AUSTIN Texas (Reuters) - Troubled lethal injections in Oklahoma and Arizona have raised questions whether medical personnel are skilled enough to humanely put an inmate to death, and if things go wrong, expert enough to revive one if an order is given.
Almost all of the 32 states that use the death penalty either require or permit a physician to attend executions, which often are carried out by lesser-trained medical personnel, but doctors who participate risk losing their license to practice medicine if they are discovered to have helped.
Among the reasons for the recent problems include that medical personnel in the death chamber may not be familiar with mixing or administering new lethal cocktails being used after traditional supplies of execution drugs dried up, nor treating any side effects.
“If the only thing you know how to do is insert into a vein, then what happens if that person stays conscious? You are not the expert who is needed at that time,” said Richard Dieter, executive director of the Death Penalty Information Center.
Corrections officials say their protocols are designed to conduct executions as humanely as possible with personnel being thoroughly trained for the roles they perform.
The U.S. lethal injection process underwent a fundamental change in 2011, when drug company Hospira stopped making short-acting barbiturate and general anesthetic sodium thiopental, due to concerns about its widespread use in executions. It was the lone U.S. manufacturer of the drug.
Since then, states have developed new drug combinations and turned to new suppliers, usually in secret. A number of death row inmates have sued, arguing that untested drugs of questionable quality could cause undo harm and suffering in violation of the U.S. Constitution.
There was a doctor present at the execution in Oklahoma in April, where an IV popped out when rapist and murderer Clayton Lockett was being executed. Prison officials halted the execution, but Lockett died of a heart attack about 40 minutes after the procedure started.
Similarly in Arizona, a doctor was present on Wednesday when it took at least two doses of a lethal drug cocktail to execute double murderer Joseph Wood. The Arizona Department of Corrections said the IVs were properly placed, and that Wood was fully sedated throughout the procedure.
Arizona has promised an internal review but disputes that the execution was botched even as lawyers for the inmate said he gasped and struggled for breath for more than 90 minutes before dying.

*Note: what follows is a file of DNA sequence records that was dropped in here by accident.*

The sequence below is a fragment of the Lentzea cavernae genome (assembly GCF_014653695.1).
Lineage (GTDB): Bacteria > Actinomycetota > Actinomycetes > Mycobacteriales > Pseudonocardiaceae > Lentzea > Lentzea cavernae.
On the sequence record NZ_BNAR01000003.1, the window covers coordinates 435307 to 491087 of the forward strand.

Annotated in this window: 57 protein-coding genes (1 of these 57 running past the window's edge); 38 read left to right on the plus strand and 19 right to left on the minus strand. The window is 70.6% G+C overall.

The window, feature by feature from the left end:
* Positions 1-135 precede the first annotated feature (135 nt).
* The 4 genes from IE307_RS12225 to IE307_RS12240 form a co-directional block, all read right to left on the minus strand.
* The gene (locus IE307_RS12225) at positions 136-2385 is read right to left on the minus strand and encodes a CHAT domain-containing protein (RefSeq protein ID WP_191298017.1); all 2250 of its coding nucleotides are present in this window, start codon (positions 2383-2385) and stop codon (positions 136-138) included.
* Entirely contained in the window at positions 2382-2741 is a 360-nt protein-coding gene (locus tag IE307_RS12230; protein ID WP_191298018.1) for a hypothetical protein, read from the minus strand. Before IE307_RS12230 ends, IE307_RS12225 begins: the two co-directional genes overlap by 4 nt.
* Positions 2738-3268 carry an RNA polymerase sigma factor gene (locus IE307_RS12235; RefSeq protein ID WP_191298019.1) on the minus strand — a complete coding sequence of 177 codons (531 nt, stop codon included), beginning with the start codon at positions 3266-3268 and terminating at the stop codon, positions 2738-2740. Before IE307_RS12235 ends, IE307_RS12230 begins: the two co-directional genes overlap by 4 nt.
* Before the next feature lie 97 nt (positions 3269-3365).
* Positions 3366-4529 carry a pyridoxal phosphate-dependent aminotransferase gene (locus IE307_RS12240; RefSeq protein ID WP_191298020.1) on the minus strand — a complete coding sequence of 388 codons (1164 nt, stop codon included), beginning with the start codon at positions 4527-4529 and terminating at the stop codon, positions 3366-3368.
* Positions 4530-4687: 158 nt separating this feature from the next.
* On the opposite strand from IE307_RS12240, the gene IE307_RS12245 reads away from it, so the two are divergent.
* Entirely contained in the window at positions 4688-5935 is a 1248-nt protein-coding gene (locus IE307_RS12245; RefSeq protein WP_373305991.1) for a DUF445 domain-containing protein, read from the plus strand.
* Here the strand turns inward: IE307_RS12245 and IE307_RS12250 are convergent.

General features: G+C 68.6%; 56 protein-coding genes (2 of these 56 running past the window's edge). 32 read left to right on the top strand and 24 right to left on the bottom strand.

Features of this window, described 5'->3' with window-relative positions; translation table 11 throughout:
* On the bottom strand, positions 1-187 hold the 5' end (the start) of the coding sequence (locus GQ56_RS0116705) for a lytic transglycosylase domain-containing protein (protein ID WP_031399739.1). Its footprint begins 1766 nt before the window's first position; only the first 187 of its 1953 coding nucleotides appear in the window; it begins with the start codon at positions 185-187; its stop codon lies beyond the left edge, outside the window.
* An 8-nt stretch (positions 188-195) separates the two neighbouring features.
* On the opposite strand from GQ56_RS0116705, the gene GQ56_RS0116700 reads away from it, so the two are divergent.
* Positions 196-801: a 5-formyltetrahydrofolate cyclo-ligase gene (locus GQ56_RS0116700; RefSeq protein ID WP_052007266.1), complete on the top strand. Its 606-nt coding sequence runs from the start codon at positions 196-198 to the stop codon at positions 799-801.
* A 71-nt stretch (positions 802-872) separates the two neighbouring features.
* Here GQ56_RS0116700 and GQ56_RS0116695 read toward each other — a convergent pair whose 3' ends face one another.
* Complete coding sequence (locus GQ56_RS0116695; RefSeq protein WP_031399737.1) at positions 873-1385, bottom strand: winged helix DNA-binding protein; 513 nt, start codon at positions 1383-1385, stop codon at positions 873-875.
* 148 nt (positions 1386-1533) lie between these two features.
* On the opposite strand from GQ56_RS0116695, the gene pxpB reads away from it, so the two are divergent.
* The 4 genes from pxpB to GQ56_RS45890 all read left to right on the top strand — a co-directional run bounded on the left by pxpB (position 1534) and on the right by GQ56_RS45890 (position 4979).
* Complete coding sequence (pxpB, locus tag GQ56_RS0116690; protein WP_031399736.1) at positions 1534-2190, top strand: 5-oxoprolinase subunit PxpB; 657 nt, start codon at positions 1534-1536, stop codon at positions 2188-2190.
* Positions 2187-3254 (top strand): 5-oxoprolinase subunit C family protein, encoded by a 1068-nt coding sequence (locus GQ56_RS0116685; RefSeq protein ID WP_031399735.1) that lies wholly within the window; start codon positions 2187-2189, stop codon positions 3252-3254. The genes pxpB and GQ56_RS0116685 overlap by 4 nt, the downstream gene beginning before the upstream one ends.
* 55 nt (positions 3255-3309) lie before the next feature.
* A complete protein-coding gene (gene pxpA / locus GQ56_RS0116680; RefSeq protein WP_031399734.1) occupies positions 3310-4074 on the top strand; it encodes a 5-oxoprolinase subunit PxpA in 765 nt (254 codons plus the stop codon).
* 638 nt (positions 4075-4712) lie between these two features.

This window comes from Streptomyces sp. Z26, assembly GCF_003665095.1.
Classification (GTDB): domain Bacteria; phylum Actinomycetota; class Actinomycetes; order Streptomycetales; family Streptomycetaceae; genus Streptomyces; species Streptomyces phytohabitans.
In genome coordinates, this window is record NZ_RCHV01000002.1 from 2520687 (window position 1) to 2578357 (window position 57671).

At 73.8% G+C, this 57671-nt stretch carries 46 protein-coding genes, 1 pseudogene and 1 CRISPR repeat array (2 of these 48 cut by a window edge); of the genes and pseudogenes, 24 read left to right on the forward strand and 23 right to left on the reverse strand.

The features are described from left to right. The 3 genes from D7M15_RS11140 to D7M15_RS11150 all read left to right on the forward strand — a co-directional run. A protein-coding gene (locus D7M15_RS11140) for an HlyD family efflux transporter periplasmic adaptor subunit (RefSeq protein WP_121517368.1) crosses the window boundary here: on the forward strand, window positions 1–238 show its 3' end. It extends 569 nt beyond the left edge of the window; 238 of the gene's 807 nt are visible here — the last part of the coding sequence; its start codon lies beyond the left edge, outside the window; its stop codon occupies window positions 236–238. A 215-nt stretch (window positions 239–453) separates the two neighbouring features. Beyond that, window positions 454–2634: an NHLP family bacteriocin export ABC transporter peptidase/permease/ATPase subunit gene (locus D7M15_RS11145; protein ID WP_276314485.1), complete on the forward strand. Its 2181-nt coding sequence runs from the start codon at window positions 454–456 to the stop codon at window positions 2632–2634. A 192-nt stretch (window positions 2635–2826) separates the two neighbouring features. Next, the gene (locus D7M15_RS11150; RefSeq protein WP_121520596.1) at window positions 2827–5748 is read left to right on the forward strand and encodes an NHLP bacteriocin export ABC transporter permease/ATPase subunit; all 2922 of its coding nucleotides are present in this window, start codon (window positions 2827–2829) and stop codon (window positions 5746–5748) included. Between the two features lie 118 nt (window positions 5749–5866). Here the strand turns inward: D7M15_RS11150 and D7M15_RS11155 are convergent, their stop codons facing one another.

The two hours it took between when the injection started and when the inmate was declared dead was far longer than the three to 15 minutes it has typically taken inmates to die in other executions in recent years.
The typical protocol for states requires that a medically trained person - such as a paramedic, military corpsman or certified medical assistant - administer the IV. Names are kept secret, including of any doctor who may assist.
Under guidelines set by the American Medical Association, a physician can confirm the death of an executed inmate. But a physician cannot declare death, administer drugs, monitor vital signs, select injection sites, start an IV, supervise drug injections or consult with a person carrying out the injection.
“A physician, as a member of a profession dedicated to preserving life when there is hope of doing so, should not be a participant in a legally authorized execution,” the AMA said.
A separate paper from its journal said those who violate the code of ethics on executions risk having their licenses revoked by state medical boards.
The few physicians who take the risk usually do it out of circumstance and not necessarily because they have expertise in the drug protocol, according to a 2006 paper from the New England Journal of Medicine.
It said one doctor, board certified in internal medicine and critical care, told the Journal he was asked to help by a local warden and did so because the sentence was society’s order and because the punishment did not seem wrong.
Another doctor, a prison physician, said he participated to make sure the execution was done correctly.
“I think that if I had to face someone I loved being put to death, I would want that done by lethal injection, and I would want to know that it is done competently,” the doctor said.
Reporting by Jon Herskovitz; Additional reporting by Heide Brandes in Oklahoma City and Kevin Murphy in Kansas City; Editing by Cynthia Johnston and Eric Beech